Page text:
Remember last year, when we were all talking about the coming “data tsunami?” Heck, even CNBC wrote about it.
The data tsunami metaphor has always struck me as odd, particularly after 2011’s very real tsunami devastated parts of Japan. I gathered that it meant big, but it was hard to envision data creating tsunami-level chaos and destruction. I’m starting to rethink that.
Gartner recently came out with this rather startling statement that 33 percent of Fortune 100 organizations will face an information management crisis within the next three years. Think about that: A third of the top companies in the United States — these companies — so poorly manage information, they soon won’t be able to value, govern or even trust their own information.
What could possibly go wrong?
It’s frightening, I know, but in the interest of not getting angry emails and calls from Gartner, the press release is very specific about what it means by “crisis” and “manage.”
"When we say 'manage,' we mean 'manage information for business advantage,' as opposed to just maintaining data and its physical or virtual storage needs," Gartner analyst Andrew White states. "In a digital economy, information is becoming the competitive asset to drive business advantage, and it is the critical connection that links the value chain of organizations."
Okay, fine. So maybe that’s not exactly how I would define a crisis, but it’s still a very bad sign, no matter how you phrase it.
Honestly, it’s not hard to see how this happened. In fact, if you have questions, John Parkinson, an affiliate partner at Waterstone Management Group, does a great job of summing up how we got here in the CFO column, “Time to Clean Up Your Master Data.” Basically, the business lived with data problems because it had to. When technology and practices like master data management came along, many organizations put it off as too hard or too expensive.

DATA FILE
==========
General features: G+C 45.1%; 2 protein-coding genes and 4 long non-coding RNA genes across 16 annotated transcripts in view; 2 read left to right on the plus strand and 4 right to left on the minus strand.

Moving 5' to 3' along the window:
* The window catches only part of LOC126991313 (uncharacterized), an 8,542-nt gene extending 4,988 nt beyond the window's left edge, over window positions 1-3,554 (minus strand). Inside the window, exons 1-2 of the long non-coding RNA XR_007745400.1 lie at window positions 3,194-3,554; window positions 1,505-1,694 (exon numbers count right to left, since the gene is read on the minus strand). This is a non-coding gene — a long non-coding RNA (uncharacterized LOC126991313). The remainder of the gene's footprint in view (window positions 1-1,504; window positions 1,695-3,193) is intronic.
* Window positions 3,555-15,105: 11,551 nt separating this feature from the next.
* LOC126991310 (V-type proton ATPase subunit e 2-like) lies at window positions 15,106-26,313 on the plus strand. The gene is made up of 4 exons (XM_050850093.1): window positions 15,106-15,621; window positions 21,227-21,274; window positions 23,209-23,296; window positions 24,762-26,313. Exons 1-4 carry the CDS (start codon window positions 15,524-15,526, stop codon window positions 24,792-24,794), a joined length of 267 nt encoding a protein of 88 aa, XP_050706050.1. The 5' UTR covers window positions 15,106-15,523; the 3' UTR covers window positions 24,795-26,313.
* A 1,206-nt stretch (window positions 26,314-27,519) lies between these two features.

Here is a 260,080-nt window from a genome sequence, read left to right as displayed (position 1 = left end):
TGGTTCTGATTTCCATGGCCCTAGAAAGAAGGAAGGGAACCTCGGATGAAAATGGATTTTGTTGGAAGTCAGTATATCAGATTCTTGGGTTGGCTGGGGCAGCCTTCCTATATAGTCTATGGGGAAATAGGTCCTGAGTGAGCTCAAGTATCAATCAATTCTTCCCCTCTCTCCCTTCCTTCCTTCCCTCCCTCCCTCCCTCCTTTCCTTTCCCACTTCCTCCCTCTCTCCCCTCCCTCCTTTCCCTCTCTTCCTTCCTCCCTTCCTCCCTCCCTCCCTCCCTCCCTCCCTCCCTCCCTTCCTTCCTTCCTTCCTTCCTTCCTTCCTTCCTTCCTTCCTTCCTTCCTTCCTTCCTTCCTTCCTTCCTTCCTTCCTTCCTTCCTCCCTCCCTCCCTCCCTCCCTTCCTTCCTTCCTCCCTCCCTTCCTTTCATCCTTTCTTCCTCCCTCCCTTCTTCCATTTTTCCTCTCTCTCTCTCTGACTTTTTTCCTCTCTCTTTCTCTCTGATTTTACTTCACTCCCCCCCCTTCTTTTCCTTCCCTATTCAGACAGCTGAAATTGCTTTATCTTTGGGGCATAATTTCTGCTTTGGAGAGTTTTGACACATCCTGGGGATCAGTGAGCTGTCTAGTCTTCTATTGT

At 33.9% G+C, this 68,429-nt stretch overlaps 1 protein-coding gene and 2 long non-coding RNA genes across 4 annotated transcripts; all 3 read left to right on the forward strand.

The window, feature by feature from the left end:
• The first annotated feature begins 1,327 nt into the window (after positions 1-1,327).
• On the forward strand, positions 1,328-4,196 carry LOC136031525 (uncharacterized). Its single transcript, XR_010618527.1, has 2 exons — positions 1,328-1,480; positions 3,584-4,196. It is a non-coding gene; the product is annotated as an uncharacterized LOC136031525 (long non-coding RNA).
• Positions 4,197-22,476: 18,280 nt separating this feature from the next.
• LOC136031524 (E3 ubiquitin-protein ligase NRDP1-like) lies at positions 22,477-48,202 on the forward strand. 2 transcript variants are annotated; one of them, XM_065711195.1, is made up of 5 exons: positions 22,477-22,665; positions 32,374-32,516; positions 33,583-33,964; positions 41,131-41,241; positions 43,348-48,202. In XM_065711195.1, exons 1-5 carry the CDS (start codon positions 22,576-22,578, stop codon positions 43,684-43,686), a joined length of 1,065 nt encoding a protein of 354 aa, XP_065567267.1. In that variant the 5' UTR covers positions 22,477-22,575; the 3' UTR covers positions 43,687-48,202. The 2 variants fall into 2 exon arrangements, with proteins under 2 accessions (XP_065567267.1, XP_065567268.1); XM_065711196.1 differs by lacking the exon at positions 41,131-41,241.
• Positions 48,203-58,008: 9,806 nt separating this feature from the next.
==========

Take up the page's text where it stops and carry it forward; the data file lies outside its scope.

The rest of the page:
“Some day, but not today,” became the data management mantra of the day. That’s worked for years, because data wasn’t really business critical. That has changed, experts like White and Parkinson say, and our day of reckoning is coming.
“Cleaning up master data will never be cheap or easy, but it’s becoming a necessity — and waiting isn’t likely to make the problem smaller,” Parkinson warns. “Spreadsheets are great tools for many things, but it’s time to retire them in favor of integrated systems that can access complete, accurate and up-to-date master data that’s consistent and trustworthy.”
MDM is only one component to an overall enterprise information management strategy. Gartner advocates for a much broader approach based on three deceptively short steps:
“We recommend that IT leaders identify the crucial business outcomes that need improvement or that are being held by poor information management. Second, they need to determine the business processes and leaders most impacted by those outcomes, and use their findings to start setting priorities for a new EIM program. Finally, they need to adopt a program management approach for EIM, to identify work efforts, resource commitments, stakeholder expectations and metrics for success.”
See? That’s only three easy (but incredibly complex) steps to fix 50 years of poor data management practices. You’ll need to get on that, preferably before that tsunami of Big Data hits. No big deal, right.
Be sure to check back for my next and completely unrelated post: How to convert all your financial assets to food stores and gold.